homeblog aboutcontact

Weekly Recap 1


Catching Up

Since we last posted an update we moved through a pretty big refactor of the code-base. This involved dealing with a ton of different issues, restructuring smart-contracts, and building out a test-suite.


We removed the User.sol contract and the user abstraction, letting proxy’s be handled elsewhere or later.

Concept’s can now have more complicated relationships to one another in the form of connection strengths, which specifu how much a member’s assessment in a child-concept should be considered relevant in the parent concept.

We implemented expiration dates in assessments and concepts that allow weights to only be valid for a set amount of time.


A simple gas-costs analysis revealed the approximate costs of a fathom assessment. Assuming 1 ether = $217 and a minimum safe low cost of 1 GWei as gas price we found the following costs associated to the main activities on the fathom net:

    * creating a concept: $0.65
    * creating an assessment: $0.49
    * committing a score: $0.017
    * revealing the last score (which will trigger the computation of the result): $0.15

We also built out a mechanism to seed the initial network with a Distributor contract.

A lot of this was driven by the onboarding of a new full-time developer, Julius Faber who joined in June.


We’ve begun work on building out the front-end application to go along with the protocol. This has consisted of exploring different interaction mechanisms, some simple wireframing, scaffolding our stack/architecture.

A new app

Along side this we’ve also started on putting together a smart-contract controlled server-based chat room as a separate application. This is the first iteration, and hopefully will grow from here. It’ll serve different purposes within the fathom ecosystem, but is primarily a platform to define social environments based on credentials. You can play around with it on https://darq.chat and the rinkeby testnet.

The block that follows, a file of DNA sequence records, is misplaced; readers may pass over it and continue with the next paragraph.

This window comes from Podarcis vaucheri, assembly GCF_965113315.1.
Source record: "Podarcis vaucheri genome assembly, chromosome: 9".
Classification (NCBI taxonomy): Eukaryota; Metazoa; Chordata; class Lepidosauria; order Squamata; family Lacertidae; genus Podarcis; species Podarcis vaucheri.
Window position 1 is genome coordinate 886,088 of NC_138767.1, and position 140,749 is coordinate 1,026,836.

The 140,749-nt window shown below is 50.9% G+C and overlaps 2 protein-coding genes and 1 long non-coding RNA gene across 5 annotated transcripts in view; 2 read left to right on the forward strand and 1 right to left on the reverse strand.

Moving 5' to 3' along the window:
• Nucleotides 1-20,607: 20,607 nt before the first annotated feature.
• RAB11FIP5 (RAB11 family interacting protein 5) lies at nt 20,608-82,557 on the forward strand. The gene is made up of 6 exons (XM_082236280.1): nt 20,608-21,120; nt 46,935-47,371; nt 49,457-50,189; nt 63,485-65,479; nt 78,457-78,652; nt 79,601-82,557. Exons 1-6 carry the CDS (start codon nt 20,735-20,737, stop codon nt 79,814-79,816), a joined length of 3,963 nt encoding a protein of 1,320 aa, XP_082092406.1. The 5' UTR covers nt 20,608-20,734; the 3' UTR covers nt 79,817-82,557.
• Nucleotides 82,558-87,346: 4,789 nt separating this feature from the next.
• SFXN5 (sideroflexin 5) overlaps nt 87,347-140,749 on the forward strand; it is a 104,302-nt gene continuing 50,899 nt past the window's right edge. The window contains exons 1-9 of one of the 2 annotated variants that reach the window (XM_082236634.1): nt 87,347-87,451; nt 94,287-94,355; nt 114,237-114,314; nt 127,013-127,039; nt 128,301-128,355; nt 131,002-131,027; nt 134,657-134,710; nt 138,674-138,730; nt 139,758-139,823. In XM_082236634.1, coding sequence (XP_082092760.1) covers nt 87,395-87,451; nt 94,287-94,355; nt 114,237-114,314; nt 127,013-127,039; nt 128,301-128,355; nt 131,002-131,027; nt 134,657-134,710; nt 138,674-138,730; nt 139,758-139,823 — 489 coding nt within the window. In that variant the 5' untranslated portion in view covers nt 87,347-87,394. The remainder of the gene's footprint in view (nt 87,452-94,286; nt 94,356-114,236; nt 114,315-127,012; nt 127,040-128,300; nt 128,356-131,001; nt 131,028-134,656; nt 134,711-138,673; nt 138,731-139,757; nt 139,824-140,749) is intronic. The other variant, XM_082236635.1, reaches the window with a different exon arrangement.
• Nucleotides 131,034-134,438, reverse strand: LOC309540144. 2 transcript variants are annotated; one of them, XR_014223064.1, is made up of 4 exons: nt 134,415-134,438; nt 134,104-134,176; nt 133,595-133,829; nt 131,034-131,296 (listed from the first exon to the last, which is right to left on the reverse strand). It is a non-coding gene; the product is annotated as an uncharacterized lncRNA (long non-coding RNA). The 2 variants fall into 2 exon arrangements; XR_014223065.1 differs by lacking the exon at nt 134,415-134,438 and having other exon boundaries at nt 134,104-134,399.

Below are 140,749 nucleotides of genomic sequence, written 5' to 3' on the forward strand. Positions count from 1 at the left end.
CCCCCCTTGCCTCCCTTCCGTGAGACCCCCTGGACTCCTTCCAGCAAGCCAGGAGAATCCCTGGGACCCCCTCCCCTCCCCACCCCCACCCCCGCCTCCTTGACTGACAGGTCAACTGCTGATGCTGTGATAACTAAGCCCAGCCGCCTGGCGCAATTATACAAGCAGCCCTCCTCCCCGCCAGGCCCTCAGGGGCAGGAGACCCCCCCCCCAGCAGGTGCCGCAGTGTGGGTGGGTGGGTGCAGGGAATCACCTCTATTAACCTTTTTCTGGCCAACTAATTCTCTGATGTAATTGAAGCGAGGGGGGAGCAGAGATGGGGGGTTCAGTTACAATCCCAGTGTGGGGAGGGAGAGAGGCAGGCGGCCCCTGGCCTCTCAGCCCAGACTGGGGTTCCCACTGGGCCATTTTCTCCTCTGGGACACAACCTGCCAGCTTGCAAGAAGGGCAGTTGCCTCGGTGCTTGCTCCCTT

Side note, but developing this has been super fun


We started laying out a whitepaper. Though we’re a fan of the lightpaper and more casual content we have right now, as fathom grew in complexity we realized that we need a technical specification to point interested parties to. As of right now, the whitepaper only exists in the form of bullet-points on a separate branch in our repository, but we expect to have it written out and published within the next week.

With more material being ready and a whitepaper in the works, we are redesigning our website to cater to a wider audience as well as laying out what you can do to become involved in the development or when fathom is ready to be tested and launched.

This’ll give us a strong foundation to create thought and community around what we’re building.

Moving Forward

We are going to be doing this once a week, usually on a friday. They all probably won’t be as intense as this one, as this had to deal with a lot more recap. Hopefully this will help keep us accountable and create a little more public awareness.